Writing isn’t brain surgery, but it’s rare when someone adept at the latter is also so accomplished at the former. Searching for meaning and purpose in his life, Kalanithi pursued a doctorate in literature and had felt certain that he wouldn’t enter the field of medicine, in which his father and other members of his family excelled. “But I couldn’t let go of the question,” he writes, after realizing that his goals “didn’t quite fit in an English department.” “Where did biology, morality, literature and philosophy intersect?” So he decided to set aside his doctoral dissertation and belatedly prepare for medical school, which “would allow me a chance to find answers that are not in books, to find a different sort of sublime, to forge relationships with the suffering, and to keep following the question of what makes human life meaningful, even in the face of death and decay.” The author’s empathy undoubtedly made him an exceptional doctor, and the precision of his prose—as well as the moral purpose underscoring it—suggests that he could have written a good book on any subject he chose. Part of what makes this book so essential is the fact that it was written under a death sentence following the diagnosis that upended his life, just as he was preparing to end his residency and attract offers at the top of his profession. Kalanithi learned he might have 10 years to live or perhaps five. Should he return to neurosurgery (he could and did), or should he write (he also did)? Should he and his wife have a baby? They did, eight months before he died, which was less than two years after the original diagnosis. “The fact of death is unsettling,” he understates. “Yet there is no other way to live.”

A moving meditation on mortality by a gifted writer whose dual perspectives of physician and patient provide a singular clarity.

Pub Date: Jan. 19, 2016

ISBN: 978-0-8129-8840-6

Page Count: 248

Publisher: Random House

Review Posted Online: Sept. 30, 2015

Kirkus Reviews Issue: Oct. 15, 2015

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Occasionally wonky but overall a good case for how the dismal science can make the world less—well, dismal.

GOOD ECONOMICS FOR HARD TIMES

“Quality of life means more than just consumption”: Two MIT economists urge that a smarter, more politically aware economics be brought to bear on social issues.

It’s no secret, write Banerjee and Duflo (co-authors: Poor Economics: A Radical Rethinking of the Way To Fight Global Poverty, 2011), that “we seem to have fallen on hard times.” Immigration, trade, inequality, and taxation problems present themselves daily, and they seem to be intractable. Economics can be put to use in figuring out these big-issue questions. Data can be adduced, for example, to answer the question of whether immigration tends to suppress wages. The answer: “There is no evidence low-skilled migration to rich countries drives wage and employment down for the natives.” In fact, it opens up opportunities for those natives by freeing them to look for better work. The problem becomes thornier when it comes to the matter of free trade; as the authors observe, “left-behind people live in left-behind places,” which explains why regional poverty descended on Appalachia when so many manufacturing jobs left for China in the age of globalism, leaving behind not just left-behind people but also people ripe for exploitation by nationalist politicians. The authors add, interestingly, that the same thing occurred in parts of Germany, Spain, and Norway that fell victim to the “China shock.” In what they call a “slightly technical aside,” they build a case for addressing trade issues not with trade wars but with consumption taxes: “It makes no sense to ask agricultural workers to lose their jobs just so steelworkers can keep theirs, which is what tariffs accomplish.” Policymakers might want to consider such counsel, especially when it is coupled with the observation that free trade benefits workers in poor countries but punishes workers in rich ones.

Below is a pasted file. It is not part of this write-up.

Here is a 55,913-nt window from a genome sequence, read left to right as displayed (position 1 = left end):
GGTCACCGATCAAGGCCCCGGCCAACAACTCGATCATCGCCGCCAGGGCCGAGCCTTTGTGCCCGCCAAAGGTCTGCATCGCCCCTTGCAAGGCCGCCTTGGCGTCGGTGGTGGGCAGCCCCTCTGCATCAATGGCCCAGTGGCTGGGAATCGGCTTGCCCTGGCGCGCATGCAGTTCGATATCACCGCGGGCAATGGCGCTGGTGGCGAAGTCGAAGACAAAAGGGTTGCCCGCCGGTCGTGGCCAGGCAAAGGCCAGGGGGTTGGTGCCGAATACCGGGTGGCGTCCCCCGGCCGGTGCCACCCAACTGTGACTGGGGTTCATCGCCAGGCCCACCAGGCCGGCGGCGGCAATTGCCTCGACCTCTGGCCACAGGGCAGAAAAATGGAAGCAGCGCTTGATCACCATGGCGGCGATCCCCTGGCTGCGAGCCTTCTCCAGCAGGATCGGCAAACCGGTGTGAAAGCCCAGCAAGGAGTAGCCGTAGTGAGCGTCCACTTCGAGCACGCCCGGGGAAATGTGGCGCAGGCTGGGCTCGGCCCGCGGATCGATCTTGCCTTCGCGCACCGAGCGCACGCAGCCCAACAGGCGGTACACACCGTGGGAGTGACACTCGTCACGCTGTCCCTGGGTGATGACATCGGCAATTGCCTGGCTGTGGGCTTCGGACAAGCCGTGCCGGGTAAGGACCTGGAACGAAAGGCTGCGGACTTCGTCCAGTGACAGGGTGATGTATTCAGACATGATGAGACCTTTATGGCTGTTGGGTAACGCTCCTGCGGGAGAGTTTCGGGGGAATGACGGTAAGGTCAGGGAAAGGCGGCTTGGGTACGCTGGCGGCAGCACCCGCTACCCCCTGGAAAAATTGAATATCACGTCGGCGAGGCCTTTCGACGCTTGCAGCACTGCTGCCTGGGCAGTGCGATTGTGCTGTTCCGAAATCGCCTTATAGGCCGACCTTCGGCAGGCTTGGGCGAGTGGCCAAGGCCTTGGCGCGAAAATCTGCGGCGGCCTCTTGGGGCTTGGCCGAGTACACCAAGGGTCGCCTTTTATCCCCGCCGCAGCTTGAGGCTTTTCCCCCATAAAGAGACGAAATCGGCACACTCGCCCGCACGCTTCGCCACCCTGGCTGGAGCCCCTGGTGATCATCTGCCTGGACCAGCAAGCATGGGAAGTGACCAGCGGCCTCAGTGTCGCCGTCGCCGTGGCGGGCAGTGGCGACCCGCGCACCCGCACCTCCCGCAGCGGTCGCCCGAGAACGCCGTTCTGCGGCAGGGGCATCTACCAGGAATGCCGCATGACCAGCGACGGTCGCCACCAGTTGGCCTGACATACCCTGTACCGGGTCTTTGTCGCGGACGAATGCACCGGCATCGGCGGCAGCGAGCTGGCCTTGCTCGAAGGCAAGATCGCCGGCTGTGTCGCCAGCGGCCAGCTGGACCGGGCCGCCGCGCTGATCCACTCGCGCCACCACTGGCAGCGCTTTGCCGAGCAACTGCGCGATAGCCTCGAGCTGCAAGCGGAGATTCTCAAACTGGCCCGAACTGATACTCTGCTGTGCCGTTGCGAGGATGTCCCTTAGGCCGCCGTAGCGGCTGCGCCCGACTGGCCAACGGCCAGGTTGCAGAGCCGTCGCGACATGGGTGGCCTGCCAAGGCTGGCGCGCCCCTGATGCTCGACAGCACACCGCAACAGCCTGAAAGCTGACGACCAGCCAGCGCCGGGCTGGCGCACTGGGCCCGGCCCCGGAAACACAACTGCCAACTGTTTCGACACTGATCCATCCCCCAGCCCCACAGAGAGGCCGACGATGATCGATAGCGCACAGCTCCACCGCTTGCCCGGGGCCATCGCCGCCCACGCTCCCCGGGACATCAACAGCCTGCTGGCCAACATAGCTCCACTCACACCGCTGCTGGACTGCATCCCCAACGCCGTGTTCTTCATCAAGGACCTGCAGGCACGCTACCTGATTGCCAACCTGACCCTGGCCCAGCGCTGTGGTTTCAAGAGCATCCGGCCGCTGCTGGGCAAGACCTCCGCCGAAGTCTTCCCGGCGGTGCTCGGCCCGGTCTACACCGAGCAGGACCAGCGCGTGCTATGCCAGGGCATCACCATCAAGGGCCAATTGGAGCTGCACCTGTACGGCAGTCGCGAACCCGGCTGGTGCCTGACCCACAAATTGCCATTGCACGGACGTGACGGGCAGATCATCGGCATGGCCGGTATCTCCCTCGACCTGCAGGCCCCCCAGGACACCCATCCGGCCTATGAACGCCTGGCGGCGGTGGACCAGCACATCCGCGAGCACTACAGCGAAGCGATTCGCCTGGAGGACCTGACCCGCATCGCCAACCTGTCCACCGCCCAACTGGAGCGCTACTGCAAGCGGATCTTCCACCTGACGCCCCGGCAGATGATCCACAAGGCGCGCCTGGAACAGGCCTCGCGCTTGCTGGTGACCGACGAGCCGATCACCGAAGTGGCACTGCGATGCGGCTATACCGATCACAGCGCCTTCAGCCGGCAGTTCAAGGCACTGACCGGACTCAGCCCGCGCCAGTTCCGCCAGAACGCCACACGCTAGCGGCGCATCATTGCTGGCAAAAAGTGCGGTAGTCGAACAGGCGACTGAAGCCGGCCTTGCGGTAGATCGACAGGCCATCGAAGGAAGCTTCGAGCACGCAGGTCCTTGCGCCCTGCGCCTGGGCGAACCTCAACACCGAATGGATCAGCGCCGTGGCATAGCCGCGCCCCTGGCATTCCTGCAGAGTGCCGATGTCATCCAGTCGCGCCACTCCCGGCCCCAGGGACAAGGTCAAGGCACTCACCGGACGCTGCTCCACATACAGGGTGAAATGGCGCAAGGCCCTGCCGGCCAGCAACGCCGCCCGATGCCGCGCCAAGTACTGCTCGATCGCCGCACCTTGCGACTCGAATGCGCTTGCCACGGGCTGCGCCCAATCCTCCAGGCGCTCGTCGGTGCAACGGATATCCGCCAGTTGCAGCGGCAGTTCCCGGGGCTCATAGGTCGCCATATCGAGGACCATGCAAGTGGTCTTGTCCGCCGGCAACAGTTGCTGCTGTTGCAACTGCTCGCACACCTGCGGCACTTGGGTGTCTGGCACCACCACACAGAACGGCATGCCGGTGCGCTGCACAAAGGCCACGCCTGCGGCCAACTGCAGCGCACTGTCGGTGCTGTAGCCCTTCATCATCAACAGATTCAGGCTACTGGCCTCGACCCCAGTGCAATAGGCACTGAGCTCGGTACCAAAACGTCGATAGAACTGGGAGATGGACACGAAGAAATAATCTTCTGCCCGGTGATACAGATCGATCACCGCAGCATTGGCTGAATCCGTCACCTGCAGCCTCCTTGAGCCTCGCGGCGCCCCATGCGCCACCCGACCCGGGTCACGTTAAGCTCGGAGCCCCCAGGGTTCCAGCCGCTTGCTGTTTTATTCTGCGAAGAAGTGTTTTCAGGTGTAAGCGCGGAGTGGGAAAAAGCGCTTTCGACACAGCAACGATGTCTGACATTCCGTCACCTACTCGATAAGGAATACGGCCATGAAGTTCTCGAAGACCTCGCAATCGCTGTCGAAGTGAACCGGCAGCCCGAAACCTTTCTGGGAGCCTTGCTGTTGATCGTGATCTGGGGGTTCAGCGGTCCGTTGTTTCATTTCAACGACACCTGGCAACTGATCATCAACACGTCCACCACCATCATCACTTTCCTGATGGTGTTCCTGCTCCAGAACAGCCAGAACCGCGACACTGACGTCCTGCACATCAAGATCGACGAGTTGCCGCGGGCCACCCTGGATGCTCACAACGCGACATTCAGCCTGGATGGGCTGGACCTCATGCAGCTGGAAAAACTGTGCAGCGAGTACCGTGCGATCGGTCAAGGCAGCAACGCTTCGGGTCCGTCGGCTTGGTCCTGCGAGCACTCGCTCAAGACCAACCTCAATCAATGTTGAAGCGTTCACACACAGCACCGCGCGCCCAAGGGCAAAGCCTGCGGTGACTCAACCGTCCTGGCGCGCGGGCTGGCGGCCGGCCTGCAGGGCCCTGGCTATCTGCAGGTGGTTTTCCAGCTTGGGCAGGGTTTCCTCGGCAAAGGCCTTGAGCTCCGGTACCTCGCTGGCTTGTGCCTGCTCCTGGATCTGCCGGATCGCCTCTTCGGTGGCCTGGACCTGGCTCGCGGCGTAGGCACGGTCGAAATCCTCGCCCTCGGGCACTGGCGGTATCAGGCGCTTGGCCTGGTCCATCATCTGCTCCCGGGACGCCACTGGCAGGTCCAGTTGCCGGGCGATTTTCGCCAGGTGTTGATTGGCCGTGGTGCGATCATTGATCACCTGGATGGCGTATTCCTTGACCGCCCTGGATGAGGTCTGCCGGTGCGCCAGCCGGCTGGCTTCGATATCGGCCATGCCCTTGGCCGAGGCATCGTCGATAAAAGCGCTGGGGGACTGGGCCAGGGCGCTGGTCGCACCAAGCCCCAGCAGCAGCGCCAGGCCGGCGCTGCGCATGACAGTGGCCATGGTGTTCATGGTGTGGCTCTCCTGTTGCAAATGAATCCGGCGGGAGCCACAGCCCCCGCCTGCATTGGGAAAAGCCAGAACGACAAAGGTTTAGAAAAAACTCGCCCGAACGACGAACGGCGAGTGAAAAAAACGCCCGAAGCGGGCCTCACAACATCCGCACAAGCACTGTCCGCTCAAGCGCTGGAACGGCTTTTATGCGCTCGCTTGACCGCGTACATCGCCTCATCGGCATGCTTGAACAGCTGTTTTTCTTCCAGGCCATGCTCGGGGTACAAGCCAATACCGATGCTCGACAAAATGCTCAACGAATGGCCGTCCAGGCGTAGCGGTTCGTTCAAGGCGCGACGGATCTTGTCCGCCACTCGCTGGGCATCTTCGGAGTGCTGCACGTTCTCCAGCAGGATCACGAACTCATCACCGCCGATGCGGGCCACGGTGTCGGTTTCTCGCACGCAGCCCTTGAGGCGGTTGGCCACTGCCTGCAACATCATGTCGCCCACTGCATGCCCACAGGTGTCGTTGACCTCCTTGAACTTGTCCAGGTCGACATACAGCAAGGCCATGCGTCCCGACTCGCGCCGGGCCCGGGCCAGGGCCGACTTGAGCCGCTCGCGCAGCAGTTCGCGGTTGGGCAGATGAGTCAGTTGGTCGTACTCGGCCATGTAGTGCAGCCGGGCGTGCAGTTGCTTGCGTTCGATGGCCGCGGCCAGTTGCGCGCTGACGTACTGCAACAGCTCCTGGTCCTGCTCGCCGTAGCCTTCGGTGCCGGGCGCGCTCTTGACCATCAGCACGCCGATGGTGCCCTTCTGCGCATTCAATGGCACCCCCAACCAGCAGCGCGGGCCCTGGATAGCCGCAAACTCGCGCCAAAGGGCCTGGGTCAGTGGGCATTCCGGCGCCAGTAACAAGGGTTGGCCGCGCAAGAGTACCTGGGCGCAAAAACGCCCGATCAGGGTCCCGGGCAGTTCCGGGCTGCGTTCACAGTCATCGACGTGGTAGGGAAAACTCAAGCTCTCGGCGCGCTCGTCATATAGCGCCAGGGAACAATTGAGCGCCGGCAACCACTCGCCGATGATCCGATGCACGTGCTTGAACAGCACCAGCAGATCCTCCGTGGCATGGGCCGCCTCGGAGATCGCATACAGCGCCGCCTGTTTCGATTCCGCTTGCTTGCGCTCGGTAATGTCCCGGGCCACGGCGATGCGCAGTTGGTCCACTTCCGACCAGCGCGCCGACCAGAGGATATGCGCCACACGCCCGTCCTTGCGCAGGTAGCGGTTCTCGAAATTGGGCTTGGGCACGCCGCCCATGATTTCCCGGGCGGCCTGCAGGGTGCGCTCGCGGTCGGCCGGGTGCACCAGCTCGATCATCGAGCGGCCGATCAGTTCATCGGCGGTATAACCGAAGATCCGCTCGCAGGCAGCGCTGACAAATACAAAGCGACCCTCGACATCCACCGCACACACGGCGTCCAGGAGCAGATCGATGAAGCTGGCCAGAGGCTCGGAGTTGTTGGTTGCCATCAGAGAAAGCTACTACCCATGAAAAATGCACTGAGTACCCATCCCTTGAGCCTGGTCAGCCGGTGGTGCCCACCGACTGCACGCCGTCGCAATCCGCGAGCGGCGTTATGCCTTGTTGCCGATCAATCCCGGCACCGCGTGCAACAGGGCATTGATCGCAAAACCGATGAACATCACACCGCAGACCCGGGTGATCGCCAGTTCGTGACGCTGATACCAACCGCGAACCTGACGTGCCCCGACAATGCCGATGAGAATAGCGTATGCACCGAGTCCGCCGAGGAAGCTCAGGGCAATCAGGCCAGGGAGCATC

Occasionally wonky but overall a good case for how the dismal science can make the world less—well, dismal.

Pub Date: Nov. 12, 2019

ISBN: 978-1-61039-950-0

Page Count: 432

Publisher: PublicAffairs

Review Posted Online: Aug. 29, 2019

Kirkus Reviews Issue: Sept. 15, 2019